I just moved to a different medical facility, and they use Julian dating. This is different than what I have used before. I thought there is only one form of Julian dating. Are there more?
The Julian date is the continuous count of days since the beginning of the Julian period and is used primarily by astronomers, military and in software for easily calculating elapsed days between two events (e.g., food production date and sell by date). It starts January 1 as 001.
Many departments use Julian dates to show when the sterilization of their items occurred, and I have seen Julian dating used in many formats over the years. It is important to read the policy at your specific facility. Here are some examples of Julian dating and a translation of how it is used.
Julian Date 12032 (YYDDD) = 2012, February 1
The first two digits (YY) represent the year the item was sterilized. The last three digits (DDD) represent the day of the year starting with January 1 as 001 and continuing with each day of the year in sequence.
Julian Date 03212 (DDDYY) = February 1, 2012
In Example 2, the digits invert. The first three digits (DDD) represent the day and the last two (YY) represent the year the item was sterilized.
Using Julian dating for Date-only (DDD), Julian Date 028 = January 28
In Example 3, notice the year is not part of the Julian date. It uses the first three digits (DDD) to represent the month/day only. At many medical facilities for which I have worked, they just use the Julian date on Biological Indicators and wrapped items.
Example 4 combines the Julian date and sterilization information to make nine-digit segments.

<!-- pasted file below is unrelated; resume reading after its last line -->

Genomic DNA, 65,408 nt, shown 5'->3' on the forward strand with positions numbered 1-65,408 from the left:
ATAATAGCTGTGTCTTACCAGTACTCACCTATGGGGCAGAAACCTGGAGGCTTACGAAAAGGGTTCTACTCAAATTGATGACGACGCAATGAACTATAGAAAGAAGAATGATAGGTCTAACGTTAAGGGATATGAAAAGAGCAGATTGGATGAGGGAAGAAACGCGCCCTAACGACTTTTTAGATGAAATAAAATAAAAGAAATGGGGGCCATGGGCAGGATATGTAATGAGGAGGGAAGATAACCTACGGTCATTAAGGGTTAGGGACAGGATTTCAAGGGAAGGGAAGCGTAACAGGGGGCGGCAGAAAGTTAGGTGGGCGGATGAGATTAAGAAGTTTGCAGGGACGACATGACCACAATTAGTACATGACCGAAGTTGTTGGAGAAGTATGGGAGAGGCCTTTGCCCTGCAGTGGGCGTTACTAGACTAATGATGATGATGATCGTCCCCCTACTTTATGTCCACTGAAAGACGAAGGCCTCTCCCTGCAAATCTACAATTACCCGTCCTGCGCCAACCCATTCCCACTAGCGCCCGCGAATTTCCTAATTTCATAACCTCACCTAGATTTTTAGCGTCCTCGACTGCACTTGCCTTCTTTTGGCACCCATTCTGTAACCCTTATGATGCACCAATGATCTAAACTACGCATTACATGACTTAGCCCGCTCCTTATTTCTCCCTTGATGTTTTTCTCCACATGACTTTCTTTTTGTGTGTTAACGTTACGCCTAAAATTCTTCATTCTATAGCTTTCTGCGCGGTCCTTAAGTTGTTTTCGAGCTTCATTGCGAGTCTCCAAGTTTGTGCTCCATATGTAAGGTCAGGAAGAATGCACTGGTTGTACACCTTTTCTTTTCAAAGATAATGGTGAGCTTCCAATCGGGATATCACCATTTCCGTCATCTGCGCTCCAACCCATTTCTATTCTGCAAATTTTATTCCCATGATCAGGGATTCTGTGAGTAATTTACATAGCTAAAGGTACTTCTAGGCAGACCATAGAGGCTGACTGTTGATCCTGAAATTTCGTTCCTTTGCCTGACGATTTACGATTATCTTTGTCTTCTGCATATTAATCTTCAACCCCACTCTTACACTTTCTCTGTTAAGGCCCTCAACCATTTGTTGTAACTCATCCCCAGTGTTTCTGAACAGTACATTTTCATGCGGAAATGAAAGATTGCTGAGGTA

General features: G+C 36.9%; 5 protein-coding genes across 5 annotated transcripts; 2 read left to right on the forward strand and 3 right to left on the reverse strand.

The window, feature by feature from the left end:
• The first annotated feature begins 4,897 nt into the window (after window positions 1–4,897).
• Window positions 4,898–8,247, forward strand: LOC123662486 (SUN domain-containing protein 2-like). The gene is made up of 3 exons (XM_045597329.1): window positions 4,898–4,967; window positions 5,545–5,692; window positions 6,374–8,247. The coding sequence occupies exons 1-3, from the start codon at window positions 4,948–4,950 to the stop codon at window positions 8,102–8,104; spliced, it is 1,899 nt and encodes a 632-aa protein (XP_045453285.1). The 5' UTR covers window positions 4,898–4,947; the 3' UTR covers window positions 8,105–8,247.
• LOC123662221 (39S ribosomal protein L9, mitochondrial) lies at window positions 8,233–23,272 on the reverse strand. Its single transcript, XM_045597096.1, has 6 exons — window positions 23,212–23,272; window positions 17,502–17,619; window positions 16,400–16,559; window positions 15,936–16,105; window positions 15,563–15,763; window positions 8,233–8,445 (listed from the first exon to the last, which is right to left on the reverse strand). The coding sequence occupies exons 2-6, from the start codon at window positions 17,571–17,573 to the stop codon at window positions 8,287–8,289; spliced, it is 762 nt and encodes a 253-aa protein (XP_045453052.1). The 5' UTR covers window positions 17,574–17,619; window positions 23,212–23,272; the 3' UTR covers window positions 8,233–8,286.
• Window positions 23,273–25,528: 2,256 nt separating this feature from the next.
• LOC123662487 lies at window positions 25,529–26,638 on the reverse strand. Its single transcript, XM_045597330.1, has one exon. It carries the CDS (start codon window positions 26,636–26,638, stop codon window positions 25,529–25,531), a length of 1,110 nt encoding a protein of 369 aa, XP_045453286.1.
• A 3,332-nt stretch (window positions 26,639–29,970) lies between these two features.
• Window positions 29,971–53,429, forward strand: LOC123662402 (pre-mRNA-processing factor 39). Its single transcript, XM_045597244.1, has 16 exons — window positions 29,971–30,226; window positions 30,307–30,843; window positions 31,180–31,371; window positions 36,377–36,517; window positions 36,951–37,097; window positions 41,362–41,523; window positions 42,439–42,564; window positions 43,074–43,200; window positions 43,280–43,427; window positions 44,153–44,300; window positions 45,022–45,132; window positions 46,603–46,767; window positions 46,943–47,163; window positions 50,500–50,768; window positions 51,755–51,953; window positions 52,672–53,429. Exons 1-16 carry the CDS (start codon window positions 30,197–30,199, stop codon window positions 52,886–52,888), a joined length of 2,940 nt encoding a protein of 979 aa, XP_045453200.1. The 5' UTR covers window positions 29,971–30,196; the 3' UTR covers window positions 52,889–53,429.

- The first three digits 026 equal the date January 26.
- The fourth and fifth digits 21 in this example represent the year 2021.
- The sixth and seventh digits 01 is the sterilizer number, thus, sterilizer 01 was used to sterilize this item.
- The eighth and ninth digits 05 represent the load, which was the fifth load of the day.
All packages intended for use as a sterile product should be labeled with the lot control identification. The “sterilization label” or “load sticker” should include: (a) the sterilizer identification number/code, (b) the date of sterilization, and (c) the cycle number. This is necessary if a sterilization recall is required, and items must be retrieved. Julian dating, in my view, makes it easy for tracking items sterilized because the Julian day, or Julian day number (JDN), is the number of days that have elapsed since January 1.
As you can see, there are many ways to track sterile supplies that are sterilized in-house using the Julian date system. This dating system allows a facility to meet the requirements in the various standards a medical device reprocessing department must abide by for “Best Practice.”
Can you tell me what this symbol means? (See Figure 1). I saw it for the first time on one of my peel pouches.
Medical device manufacturers have various standards they need to follow. Symbols are one way to communicate a universal message.
When it comes to labeling, two of the many standards manufacturers follow are ISO 15223 and ISO 20417. The symbol you asked about means, “Do not use if the sterile barrier system is damaged.”